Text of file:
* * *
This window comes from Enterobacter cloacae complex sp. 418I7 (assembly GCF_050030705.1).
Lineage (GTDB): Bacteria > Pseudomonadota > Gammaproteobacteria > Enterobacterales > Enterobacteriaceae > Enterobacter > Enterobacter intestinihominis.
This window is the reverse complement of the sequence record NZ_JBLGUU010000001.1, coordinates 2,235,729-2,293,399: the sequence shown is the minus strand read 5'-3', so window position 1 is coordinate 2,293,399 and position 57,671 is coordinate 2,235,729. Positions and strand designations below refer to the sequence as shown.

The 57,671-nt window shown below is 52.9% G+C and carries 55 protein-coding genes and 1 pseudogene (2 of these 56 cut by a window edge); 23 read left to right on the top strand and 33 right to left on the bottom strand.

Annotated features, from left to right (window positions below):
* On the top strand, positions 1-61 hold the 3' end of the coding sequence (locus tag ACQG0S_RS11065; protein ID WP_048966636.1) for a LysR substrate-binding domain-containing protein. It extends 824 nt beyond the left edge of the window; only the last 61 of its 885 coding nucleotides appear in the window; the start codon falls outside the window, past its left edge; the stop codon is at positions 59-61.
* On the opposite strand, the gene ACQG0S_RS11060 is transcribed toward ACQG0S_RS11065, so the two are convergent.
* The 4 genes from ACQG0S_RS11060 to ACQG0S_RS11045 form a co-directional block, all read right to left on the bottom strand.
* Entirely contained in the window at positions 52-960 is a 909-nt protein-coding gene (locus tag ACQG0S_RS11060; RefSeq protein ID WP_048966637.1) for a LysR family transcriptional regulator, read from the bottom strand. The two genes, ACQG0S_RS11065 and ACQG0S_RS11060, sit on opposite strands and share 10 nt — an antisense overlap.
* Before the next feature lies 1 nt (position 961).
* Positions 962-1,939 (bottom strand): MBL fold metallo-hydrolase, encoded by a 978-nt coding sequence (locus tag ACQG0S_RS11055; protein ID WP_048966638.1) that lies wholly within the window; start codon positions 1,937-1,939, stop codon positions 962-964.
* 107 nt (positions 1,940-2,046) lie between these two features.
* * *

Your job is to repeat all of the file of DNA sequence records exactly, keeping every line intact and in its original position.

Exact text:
This window comes from Enterobacter cloacae complex sp. 418I7 (assembly GCF_050030705.1).
Lineage (GTDB): Bacteria > Pseudomonadota > Gammaproteobacteria > Enterobacterales > Enterobacteriaceae > Enterobacter > Enterobacter intestinihominis.
This window is the reverse complement of the sequence record NZ_JBLGUU010000001.1, coordinates 2,235,729-2,293,399: the sequence shown is the minus strand read 5'-3', so window position 1 is coordinate 2,293,399 and position 57,671 is coordinate 2,235,729. Positions and strand designations below refer to the sequence as shown.

The 57,671-nt window shown below is 52.9% G+C and carries 55 protein-coding genes and 1 pseudogene (2 of these 56 cut by a window edge); 23 read left to right on the top strand and 33 right to left on the bottom strand.

Annotated features, from left to right (window positions below):
* On the top strand, positions 1-61 hold the 3' end of the coding sequence (locus tag ACQG0S_RS11065; protein ID WP_048966636.1) for a LysR substrate-binding domain-containing protein. It extends 824 nt beyond the left edge of the window; only the last 61 of its 885 coding nucleotides appear in the window; the start codon falls outside the window, past its left edge; the stop codon is at positions 59-61.
* On the opposite strand, the gene ACQG0S_RS11060 is transcribed toward ACQG0S_RS11065, so the two are convergent.
* The 4 genes from ACQG0S_RS11060 to ACQG0S_RS11045 form a co-directional block, all read right to left on the bottom strand.
* Entirely contained in the window at positions 52-960 is a 909-nt protein-coding gene (locus tag ACQG0S_RS11060; RefSeq protein ID WP_048966637.1) for a LysR family transcriptional regulator, read from the bottom strand. The two genes, ACQG0S_RS11065 and ACQG0S_RS11060, sit on opposite strands and share 10 nt — an antisense overlap.
* Before the next feature lies 1 nt (position 961).
* Positions 962-1,939 (bottom strand): MBL fold metallo-hydrolase, encoded by a 978-nt coding sequence (locus tag ACQG0S_RS11055; protein ID WP_048966638.1) that lies wholly within the window; start codon positions 1,937-1,939, stop codon positions 962-964.
* 107 nt (positions 1,940-2,046) lie between these two features.